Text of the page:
Posts Tagged ‘guitar’


Thursday, April 30th, 2015 | Reviews, Tech

Yousician is a software application that teaches you to play guitar. It is available for iPad, iPhone and Mac (and possibly other platforms). I have been trying out on my iPad because I imagine, and other reviewers have commented, that the iPhone screen is just too small to be practical.


It starts off slowly with a skill test, some basic notes and chords. Each “mission” starts off with a video that you have to watch, then you have to do the exercise. The app listens to your playing and checks you are playing the right note. If you hit a high enough percentage, you pass the mission and unlock the next one. If you fail, you have to retry.

A ball bounces between the notes to tell you when to play them. It falls at different rates though. It flies in an arc, and sometimes will come down steeper than others, so getting the timing spot on is very tricky. I sometimes felt like I was playing an arcade game rather than learning guitar. In the end I adopted slightly different strategies for timing my chords and my individual notes.

It is also slow to get going. I think I must have spent 2-3 hours on it just to get through the basic stuff and up to a standard that I found a challenge. This is despite the “skill tests” it recommended I took to get ahead. Also at one point it decided to remove the chord names and replace them with individual fingering, which was annoying, though thankfully disappeared after a few songs. After that I thought it got very difficult very fast, so it would be nicer to have a more adaptive curve.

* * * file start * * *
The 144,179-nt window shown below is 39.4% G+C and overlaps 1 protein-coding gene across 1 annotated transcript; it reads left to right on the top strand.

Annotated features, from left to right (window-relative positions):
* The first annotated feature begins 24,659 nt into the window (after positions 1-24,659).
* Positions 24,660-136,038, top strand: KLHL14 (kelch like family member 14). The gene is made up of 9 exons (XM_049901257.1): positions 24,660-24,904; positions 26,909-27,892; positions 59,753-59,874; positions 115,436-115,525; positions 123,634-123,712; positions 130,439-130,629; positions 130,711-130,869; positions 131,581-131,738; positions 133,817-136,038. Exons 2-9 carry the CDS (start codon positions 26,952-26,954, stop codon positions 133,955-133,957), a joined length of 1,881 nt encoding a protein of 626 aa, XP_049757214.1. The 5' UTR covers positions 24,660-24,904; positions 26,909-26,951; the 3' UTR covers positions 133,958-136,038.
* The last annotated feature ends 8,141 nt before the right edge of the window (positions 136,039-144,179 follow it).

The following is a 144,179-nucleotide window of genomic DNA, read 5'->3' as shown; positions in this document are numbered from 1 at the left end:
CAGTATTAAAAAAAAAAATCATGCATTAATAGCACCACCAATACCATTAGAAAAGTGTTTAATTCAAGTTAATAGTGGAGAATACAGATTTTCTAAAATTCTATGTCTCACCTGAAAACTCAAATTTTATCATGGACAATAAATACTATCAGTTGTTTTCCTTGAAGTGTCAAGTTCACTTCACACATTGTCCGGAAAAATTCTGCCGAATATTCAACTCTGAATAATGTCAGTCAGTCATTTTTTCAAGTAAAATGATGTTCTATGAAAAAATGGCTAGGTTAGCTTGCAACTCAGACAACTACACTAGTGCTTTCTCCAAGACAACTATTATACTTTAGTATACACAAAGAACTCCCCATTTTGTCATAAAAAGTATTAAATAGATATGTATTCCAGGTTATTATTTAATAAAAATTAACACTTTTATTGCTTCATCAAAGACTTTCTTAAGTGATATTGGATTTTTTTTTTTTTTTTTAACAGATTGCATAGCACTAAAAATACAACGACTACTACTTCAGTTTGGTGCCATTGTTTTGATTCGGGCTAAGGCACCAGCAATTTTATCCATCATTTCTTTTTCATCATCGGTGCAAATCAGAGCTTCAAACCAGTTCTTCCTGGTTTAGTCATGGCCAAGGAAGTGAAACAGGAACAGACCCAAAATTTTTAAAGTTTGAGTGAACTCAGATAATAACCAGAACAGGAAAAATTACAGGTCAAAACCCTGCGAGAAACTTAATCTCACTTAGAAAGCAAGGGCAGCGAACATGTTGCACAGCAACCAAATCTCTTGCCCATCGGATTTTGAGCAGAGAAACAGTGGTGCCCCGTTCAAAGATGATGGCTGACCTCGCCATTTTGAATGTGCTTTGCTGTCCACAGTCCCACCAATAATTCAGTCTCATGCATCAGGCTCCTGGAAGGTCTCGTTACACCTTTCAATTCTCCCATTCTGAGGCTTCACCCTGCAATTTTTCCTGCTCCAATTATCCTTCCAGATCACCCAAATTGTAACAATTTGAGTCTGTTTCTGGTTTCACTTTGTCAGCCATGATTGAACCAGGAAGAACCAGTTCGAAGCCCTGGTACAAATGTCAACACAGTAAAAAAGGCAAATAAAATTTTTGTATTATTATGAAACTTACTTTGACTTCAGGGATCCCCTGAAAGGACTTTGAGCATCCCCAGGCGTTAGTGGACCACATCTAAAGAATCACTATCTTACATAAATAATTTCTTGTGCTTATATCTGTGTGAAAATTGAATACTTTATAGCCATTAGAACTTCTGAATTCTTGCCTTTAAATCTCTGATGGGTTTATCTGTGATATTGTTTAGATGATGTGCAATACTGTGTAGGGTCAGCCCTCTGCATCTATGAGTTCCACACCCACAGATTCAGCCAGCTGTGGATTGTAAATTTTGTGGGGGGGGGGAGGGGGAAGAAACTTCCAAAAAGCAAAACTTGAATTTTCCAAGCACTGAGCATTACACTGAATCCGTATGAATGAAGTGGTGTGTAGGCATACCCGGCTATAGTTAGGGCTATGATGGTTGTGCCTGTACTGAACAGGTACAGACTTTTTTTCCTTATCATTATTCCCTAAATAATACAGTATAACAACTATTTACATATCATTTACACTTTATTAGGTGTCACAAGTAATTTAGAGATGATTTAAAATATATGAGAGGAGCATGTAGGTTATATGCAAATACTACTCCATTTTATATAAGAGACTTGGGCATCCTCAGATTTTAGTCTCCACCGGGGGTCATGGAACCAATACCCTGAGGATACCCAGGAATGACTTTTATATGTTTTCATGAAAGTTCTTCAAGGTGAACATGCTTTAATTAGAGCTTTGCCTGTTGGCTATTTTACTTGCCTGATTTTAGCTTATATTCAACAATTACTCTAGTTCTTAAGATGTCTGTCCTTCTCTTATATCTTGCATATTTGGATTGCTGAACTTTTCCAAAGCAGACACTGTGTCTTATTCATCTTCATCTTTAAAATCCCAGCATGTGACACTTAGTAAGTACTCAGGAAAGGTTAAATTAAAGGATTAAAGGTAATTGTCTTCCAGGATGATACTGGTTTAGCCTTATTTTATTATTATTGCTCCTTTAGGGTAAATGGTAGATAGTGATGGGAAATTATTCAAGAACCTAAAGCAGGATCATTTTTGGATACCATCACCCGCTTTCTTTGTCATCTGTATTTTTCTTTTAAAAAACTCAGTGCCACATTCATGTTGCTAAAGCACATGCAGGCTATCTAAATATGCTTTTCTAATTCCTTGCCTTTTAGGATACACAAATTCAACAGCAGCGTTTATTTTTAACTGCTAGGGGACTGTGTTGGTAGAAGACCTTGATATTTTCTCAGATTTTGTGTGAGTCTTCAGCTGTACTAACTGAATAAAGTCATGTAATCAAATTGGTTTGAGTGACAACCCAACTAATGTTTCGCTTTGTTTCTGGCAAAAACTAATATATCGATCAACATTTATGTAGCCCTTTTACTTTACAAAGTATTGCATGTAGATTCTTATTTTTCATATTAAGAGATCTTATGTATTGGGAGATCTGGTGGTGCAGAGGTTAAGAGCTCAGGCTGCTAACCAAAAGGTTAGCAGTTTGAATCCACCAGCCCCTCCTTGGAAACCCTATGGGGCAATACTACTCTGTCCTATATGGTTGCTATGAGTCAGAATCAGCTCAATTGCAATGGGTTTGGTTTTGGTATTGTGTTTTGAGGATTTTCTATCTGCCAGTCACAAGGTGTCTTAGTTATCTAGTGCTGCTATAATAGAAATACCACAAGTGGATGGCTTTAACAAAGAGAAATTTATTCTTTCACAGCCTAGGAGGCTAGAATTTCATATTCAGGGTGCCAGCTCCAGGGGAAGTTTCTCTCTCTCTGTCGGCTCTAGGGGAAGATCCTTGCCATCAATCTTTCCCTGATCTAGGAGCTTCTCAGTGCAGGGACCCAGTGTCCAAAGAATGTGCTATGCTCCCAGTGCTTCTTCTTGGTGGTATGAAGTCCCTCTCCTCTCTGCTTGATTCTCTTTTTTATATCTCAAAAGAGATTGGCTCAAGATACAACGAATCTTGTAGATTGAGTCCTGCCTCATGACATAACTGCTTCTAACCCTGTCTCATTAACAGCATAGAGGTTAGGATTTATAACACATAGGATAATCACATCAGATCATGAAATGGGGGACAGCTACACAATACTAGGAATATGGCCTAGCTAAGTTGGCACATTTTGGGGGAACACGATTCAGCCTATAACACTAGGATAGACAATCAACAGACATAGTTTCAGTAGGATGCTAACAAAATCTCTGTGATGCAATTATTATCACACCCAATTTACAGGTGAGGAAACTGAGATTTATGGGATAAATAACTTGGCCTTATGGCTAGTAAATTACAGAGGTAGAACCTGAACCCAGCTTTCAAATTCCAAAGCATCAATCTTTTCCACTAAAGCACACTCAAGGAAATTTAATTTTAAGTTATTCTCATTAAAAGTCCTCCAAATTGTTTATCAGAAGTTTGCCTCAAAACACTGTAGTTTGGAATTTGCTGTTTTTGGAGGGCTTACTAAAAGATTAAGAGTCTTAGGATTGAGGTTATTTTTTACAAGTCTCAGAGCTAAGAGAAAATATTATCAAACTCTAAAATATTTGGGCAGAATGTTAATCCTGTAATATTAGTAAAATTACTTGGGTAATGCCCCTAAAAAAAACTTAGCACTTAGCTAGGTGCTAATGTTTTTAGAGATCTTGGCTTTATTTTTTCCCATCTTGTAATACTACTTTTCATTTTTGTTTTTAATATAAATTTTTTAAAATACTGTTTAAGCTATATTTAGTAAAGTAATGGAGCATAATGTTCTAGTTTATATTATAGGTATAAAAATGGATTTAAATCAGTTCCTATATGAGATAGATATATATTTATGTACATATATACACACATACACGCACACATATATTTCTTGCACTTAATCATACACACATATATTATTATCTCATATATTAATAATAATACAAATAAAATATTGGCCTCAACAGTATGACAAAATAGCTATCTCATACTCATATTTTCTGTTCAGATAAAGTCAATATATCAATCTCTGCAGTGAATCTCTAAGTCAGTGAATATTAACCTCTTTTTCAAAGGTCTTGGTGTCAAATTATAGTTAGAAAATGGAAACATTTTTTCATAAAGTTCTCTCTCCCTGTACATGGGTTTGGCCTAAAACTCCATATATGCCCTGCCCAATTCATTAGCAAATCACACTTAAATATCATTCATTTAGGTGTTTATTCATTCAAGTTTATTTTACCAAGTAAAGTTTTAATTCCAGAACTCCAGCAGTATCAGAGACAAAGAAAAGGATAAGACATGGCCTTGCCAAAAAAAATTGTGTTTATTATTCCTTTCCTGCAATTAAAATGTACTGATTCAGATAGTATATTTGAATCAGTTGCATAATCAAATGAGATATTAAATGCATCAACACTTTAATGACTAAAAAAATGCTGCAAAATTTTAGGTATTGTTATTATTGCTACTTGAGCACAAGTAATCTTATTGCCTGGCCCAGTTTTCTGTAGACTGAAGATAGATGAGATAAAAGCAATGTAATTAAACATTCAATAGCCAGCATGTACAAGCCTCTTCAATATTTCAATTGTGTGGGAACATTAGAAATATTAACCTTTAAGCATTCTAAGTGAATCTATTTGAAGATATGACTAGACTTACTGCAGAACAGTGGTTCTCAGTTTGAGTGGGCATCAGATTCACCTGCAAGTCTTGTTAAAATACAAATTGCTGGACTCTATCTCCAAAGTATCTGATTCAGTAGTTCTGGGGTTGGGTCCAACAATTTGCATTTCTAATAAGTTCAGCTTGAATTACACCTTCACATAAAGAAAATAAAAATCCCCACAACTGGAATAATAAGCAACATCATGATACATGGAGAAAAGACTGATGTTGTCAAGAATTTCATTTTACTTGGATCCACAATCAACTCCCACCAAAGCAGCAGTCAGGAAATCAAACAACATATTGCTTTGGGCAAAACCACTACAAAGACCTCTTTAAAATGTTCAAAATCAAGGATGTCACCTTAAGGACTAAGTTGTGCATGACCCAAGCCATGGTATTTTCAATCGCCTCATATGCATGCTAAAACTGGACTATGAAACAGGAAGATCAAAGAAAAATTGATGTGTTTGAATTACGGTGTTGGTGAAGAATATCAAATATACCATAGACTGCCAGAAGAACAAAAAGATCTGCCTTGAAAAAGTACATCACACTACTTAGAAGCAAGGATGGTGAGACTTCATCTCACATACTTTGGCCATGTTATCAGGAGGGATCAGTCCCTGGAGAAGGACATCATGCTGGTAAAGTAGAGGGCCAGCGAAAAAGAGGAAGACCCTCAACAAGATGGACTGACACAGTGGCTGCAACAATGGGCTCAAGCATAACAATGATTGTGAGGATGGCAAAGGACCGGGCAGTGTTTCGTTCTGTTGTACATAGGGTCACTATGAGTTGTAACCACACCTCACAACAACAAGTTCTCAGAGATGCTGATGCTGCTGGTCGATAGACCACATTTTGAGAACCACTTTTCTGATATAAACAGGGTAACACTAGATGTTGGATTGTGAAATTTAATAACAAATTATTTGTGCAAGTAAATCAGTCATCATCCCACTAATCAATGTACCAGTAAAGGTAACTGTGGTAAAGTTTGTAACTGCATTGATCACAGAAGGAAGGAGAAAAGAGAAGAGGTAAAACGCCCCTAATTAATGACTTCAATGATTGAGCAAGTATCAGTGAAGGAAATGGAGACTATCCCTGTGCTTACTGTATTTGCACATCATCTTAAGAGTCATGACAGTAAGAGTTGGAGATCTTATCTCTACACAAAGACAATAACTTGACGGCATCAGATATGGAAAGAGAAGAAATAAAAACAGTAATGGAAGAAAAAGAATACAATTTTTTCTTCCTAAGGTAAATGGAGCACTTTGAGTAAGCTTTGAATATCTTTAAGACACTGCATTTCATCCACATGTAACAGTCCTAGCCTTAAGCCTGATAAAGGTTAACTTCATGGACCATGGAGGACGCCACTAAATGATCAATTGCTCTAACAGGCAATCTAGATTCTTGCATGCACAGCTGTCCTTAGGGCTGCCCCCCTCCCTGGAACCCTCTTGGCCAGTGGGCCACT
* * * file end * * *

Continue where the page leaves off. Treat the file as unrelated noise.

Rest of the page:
Given it is so similar to Rocksmith, it is impossible not to compare it. It is not as well made as Rocksmith. You have to download each mission each time you play it – so even if you have done it before, it re-downloads it. Also all the videos are just embedded YouTube videos, so again you will need internet access for these. There is no offline mode.

It is difficult to gauge how accurate it is, because it could be me missing the notes, or it could genuinely be missing them. On the whole, it is fairly accurate. I started by playing with my guitar amp and the iPad’s microphone. This I found the timings difficult to get right. Eventually I plugged my Apogee Jam interface into the iPad and this made things much better.

It also allowed me to play chords wherever I wanted. For example it recommended I play A5 with the root note of the open 5th string. I played it on the more typical place of a closed power chord on the 6th string and it did not complain.

You are limited to about 30 minutes of game time per day on the free version. It’s not this straight forward though because you have to wait exactly 24 hours between free sessions, so you can only use this if you move your practice time back half an hour every day. This time is also interrupted by ads telling you to upgrade. The game doesn’t pause when these adds appear, so an add will finally disappear only to find you’re about to finish a song having missed all the notes.